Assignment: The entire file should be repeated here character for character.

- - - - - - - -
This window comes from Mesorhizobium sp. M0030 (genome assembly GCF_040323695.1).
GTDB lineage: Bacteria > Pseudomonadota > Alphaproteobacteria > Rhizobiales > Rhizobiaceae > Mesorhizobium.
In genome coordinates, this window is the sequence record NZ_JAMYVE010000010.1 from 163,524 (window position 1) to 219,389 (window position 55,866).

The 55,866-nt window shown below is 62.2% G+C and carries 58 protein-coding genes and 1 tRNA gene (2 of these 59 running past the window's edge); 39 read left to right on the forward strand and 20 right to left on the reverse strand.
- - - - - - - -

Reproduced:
This window comes from Mesorhizobium sp. M0030 (genome assembly GCF_040323695.1).
GTDB lineage: Bacteria > Pseudomonadota > Alphaproteobacteria > Rhizobiales > Rhizobiaceae > Mesorhizobium.
In genome coordinates, this window is the sequence record NZ_JAMYVE010000010.1 from 163,524 (window position 1) to 219,389 (window position 55,866).

The 55,866-nt window shown below is 62.2% G+C and carries 58 protein-coding genes and 1 tRNA gene (2 of these 59 running past the window's edge); 39 read left to right on the forward strand and 20 right to left on the reverse strand.